I recently participated in a CFO Roundtable on the topic of sales compensation. These 20 CFOs represented a wide range of industries: manufacturing, HVAC systems, software, insurance, life sciences, marine transportation, among others. As CFOs, they were of course concerned about the cost of sales incentives. “It should be impossible for reps to have a great year if the company has a bad year!” one CFO shared.
Sound familiar? But when asked about their “burning” sales compensation issues, although a number of topics surfaced (eligibility, pay mix, plan complexity, driving margins) one topic seemed to represent a common strategic theme among the group… “How can we focus selling efforts on the new product?”
In good Socratic fashion I answered their question with a question. “How do you know this is a sales compensation issue?” As is often the case when new product goals are not getting met, the compensation program is first to blame. Changing the comp plan is a viable solution in some cases. For example, carving out a separate measure for the new product or creating a product mix objective can drive rep focus. But plan design changes will only help under certain circumstances. Before jumping to sales compensation for the answer, executives should first consider the following three questions:
Question 1: How similar is the buyer for the new product (compared with the core product)?
Question 2: How similar is the sales process for the new product (compared with the core product)?
Question 3: How well do customers understand the new product (compared to the core product)?
The answers to these three questions address the more fundamental question which is: “Can my existing sales force be successful selling the new product?” If the new products are bought by the same customer and level of buyer with a similar sales process (sales cycle length, complexity) and the new product has a similar level of market awareness or maturity as the core, then it’s reasonable to expect the existing sales reps can successfully sell the new product. In these instances redesigning the sales compensation plan may be the answer. But the more drastic the differences between the new product and the core, the more drastic the solution required to achieve the right sales focus on the new product.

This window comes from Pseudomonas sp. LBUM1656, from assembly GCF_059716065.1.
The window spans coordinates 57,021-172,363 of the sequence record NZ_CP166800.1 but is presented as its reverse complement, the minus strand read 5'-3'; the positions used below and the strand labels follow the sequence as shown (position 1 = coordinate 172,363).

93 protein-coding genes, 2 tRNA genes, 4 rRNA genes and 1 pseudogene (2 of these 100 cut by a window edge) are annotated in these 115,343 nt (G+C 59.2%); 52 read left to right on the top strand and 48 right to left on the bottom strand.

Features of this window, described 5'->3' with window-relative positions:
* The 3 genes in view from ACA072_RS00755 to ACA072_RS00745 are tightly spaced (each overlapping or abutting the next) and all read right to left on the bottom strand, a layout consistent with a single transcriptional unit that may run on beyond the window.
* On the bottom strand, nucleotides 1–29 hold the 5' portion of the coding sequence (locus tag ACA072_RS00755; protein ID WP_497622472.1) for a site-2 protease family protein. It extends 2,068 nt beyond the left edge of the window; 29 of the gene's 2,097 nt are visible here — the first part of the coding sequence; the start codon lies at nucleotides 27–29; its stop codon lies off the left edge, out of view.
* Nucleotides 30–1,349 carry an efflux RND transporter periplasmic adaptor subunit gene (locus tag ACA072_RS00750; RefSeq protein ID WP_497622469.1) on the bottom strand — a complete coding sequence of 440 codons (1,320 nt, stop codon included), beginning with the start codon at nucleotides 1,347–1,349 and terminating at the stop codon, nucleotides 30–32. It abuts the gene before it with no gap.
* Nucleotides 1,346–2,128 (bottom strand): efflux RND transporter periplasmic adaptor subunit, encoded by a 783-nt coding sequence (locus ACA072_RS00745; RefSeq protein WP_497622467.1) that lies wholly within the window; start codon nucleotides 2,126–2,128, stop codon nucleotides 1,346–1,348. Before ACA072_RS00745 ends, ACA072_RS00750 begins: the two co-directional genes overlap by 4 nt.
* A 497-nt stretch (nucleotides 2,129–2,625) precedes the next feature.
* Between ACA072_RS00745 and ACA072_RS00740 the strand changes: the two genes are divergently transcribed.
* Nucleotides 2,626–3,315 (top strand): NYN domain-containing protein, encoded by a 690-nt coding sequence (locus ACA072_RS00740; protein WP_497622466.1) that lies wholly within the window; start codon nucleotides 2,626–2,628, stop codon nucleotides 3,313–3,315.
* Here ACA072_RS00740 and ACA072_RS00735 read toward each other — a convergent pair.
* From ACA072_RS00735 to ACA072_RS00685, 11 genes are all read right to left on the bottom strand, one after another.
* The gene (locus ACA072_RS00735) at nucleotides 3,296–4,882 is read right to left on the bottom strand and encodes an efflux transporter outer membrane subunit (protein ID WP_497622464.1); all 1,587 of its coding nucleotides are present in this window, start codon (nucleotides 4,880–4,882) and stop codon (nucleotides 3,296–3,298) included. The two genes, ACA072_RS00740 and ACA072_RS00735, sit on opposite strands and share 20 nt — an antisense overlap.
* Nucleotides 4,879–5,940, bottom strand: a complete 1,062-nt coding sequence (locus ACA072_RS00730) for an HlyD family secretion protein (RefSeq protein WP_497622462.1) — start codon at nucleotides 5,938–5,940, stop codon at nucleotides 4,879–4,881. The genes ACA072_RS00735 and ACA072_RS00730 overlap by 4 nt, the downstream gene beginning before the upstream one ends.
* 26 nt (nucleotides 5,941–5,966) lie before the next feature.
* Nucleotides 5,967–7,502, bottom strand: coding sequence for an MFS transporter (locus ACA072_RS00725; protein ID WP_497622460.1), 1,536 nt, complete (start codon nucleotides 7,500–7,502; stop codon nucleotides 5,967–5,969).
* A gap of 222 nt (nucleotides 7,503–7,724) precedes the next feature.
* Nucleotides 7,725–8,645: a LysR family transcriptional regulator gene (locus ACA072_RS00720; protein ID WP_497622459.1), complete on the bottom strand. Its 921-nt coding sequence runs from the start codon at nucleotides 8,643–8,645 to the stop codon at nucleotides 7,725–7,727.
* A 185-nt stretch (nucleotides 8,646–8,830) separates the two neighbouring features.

Consider the simple schematic below outlining a continuum of solutions based on the degree of differences (Qs 1-2-3):
The right solution can range from a simple adjustment to the current compensation plan to launching a completely separate sales force. Even if the differences are small the sales force may require new training and coaching in conjunction with the right incentives. But drastically different products usually will not get the necessary selling focus from training and new incentive plans. Job design and coverage model changes are necessary. This usually comes at a higher cost. It’s cheaper to just add more products to the same seller’s bag, but if the product is not getting the needed attention more investment is needed. Understanding what level of investment is required can seem like a guessing game, and the bigger the investments the bigger the risk of failure. External benchmarks and insights can shed light on coverage models (channels, roles, selling approaches) and investments that work for companies with products similar to the new product (not the core).
What’s the key takeaway? When faced with challenges selling the new product leaders should not rush to “fix” the compensation plan. Doing so can result in wasted time and money on product incentives and rep training that won’t improve new product sales. A broader evaluation focused on the three key questions above is a better starting point. Leadership must collaborate – product development, marketing, finance and sales – to plan the best course of action.
Original author: Paul Vinogradov